$$ \Delta f=\left\langle {\nabla}_{\overline{\mathbf{Z}}}f,\Delta \mathbf{Z}\right\rangle +\left\langle {\nabla}_{\mathbf{Z}}f,\Delta \overline{\mathbf{Z}}\right\rangle =2\operatorname{Re}\left\{\left\langle {\nabla}_{\overline{\mathbf{Z}}}f,\Delta \mathbf{Z}\right\rangle \right\} $$

and the complex gradient of f(V) is defined as

$$ {\nabla}_{\overline{\mathbf{V}}}f\left(\mathbf{V},\overline{\mathbf{V}}\right)=\frac{\partial f\left(\mathbf{V}\right)}{\operatorname{Re}\left(\mathbf{V}\right)}+i\frac{\partial f\left(\mathbf{V}\right)}{\operatorname{Im}\left(\mathbf{V}\right)}. $$
figure a

Therefore, the function f(V) is treated as \( f\left(\mathbf{V},\overline{\mathbf{V}}\right) \), where

$$ f\left(\mathbf{V},\overline{\mathbf{V}}\right)=\frac{1}{2} Trace\left[{\mathbf{Z}}^H\mathbf{Z}-{\mathbf{Z}}^H{\left(\overline{\mathbf{V}}\right)}^T{\mathbf{W}}^H\mathbf{Z}-{\mathbf{Z}}^H\mathbf{WVZ}+{\mathbf{Z}}^H{\left(\overline{\mathbf{V}}\right)}^T{\mathbf{W}}^H\mathbf{WVZ}\right] $$

The gradient of \( f\left(\mathbf{V},\overline{\mathbf{V}}\right) \) with respect to V is given by:

$$ {\nabla}_{\overline{\mathbf{V}}}f\left(\mathbf{V},\overline{\mathbf{V}}\right)=-{\mathbf{W}}^H{\mathbf{ZZ}}^H+{\mathbf{W}}^H{\mathbf{W}\mathbf{VZZ}}^H. $$

The gradient decent method for the unconstrained optimization problem in (13) builds a sequence {V(t)}t according to the following iterative form:

$$ {\mathbf{V}}^{\left(t+1\right)}={\mathbf{V}}^{(t)}-{\beta}^{(t)}{\nabla}_{\overline{\mathbf{V}}}f\left({\mathbf{V}}^{(t)},{\overline{\mathbf{V}}}^{(t)}\right) $$

where β(t) is the step size variable, which is a small positive constant minimizing \( f\left({\mathbf{V}}^{(t)}-{\beta}^{(t)}{\nabla}_{\overline{\mathbf{V}}}f\left({\mathbf{V}}^{(t)},{\overline{\mathbf{V}}}^{(t)}\right)\right) \) over . In this paper, backtracking line search, which is also known as the Armijo rule [36], is used to estimate the step size. In this rule, \( {\beta}^{(t)}={\mu}^{k_t} \), where 0 < μ <1 and k t is the first non-negative integer k such that:

$$ f\left({\mathbf{V}}^{\left(t+1\right)},{\overline{\mathbf{V}}}^{\left(t+1\right)}\right)-f\left({\mathbf{V}}^{(t)},{\overline{\mathbf{V}}}^{(t)}\right)\le 2\sigma \operatorname{Re}\left\{\left\langle {\nabla}_{\overline{\mathbf{V}}}f\left({\mathbf{V}}^{(t)},{\overline{\mathbf{V}}}^{(t)}\right),{\mathbf{V}}^{\left(t+1\right)}-{\mathbf{V}}^{(t)}\right\rangle \right\}. $$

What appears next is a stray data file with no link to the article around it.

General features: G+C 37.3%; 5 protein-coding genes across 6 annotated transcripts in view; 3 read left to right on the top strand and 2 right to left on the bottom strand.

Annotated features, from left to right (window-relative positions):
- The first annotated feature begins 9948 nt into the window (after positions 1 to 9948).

There always exists a step length β(t), which is among 1, μ1, μ2, … . A stationary point of (13) also exists among the limit points of {V(t)}t [37]. The iteration will be stopped when the solution is close to a stationary point. Practically, a common condition to check if a point V(t) is close to a stationary point is:

$$ {\left\Vert {\nabla}_{\overline{\mathbf{V}}}f\left({\mathbf{V}}^{(t)},{\overline{\mathbf{V}}}^{(t)}\right)\right\Vert}_F\le \varepsilon $$

where ε is a pre-defined threshold.

The following Algorithm 2 summarizes the optimization process of the proposed proCMF model.

figure b

4 Experiments

We evaluated the proposed proCMF on FER. The classification capability of the derived encoding coefficient vectors was compared with various NMF-based methods.

Here, the minimization of the objective function \( \frac{1}{2}{\left\Vert {\mathbf{Z}}_{tr}-{\mathbf{W}}_{tr}{\mathbf{V}}_{tr}{\mathbf{Z}}_{tr}\right\Vert}^2 \) of proCMF was operated on the training phase that extracts new feature H tr =V tr Z tr from the image training set Z tr . After creating a projection matrix V tr , for each new testing sample z te in a query face image Z te , we can easily obtain its corresponding projection h te such that h te =V tr z te . To make a decision about the facial expression class, the projected expression representation h te will be fed to the nearest neighbor classifier. Then, the Euclidean distance between h te and each training datum of H tr is computed. The tested image is assigned to the class with the closest training datum.

4.1 Data description

The proposed algorithm is tested on two well-known datasets, the extended Cohn-Kanade (CK+) [38] and the Japanese Female Facial Expression (JAFFE) [39] datasets of six “basic” facial expressions (happiness, sadness, surprise, anger, disgust, and fear).

The CK+ dataset consists of 593 video sequences from 123 subjects. Each video sequence shows distinct facial expressions. For each expression of a subject, the last five frames in the videos are selected and these frames were treated as static different facial expressions. Some samples in the CK+ dataset are shown in Fig. 1.

Fig. 1
figure 1

Cropped face images of six facial expressions from the CK+ dataset [38]

Altogether, the JAFFE dataset has 213 grayscale images of ten subjects posed 2–4 examples for each expressions. Figure 2 shows some figures in the JAFFE dataset.

Fig. 2
figure 2

Cropped face images of six facial expressions from the JAFFE dataset [39]

Each cropped facial image in the datasets was isotropically scaled to the fixed size of 32 × 32 pixels.

4.2 Baselines and experiment settings

The proposed algorithm is compared to the following popular PCA and NMF algorithms: (1) basic NMF [4]; (2) projective NMF (proNMF) [9]; (3) convex NMF (conNMF) [40]; (4) weighted NMF (weiNMF), which assigns binary weights to the data matrix [41]; (5) NeNMF, which applies efficient Nesterov’s optimal gradient method in the optimization process [42]; (6) principal component analysis (PCA) [43]; (7) graph preserving sparse nonnegative matrix factorization (GSNMF) [26]; (8)(9) unsupervised and supervised robust nonnegative graph embedding (uRNGE) and (sRNGE), which are robust nonnegative graph embedding methods that replace the L2-norm with the L21-norm [44, 45]; and (10)(11) unsupervised and supervised robust semi-nonnegative graph embedding (usRNGE) and (ssRNGE), which are robust semi-nonnegative graph embedding methods that impose no constraint on the base matrix [44].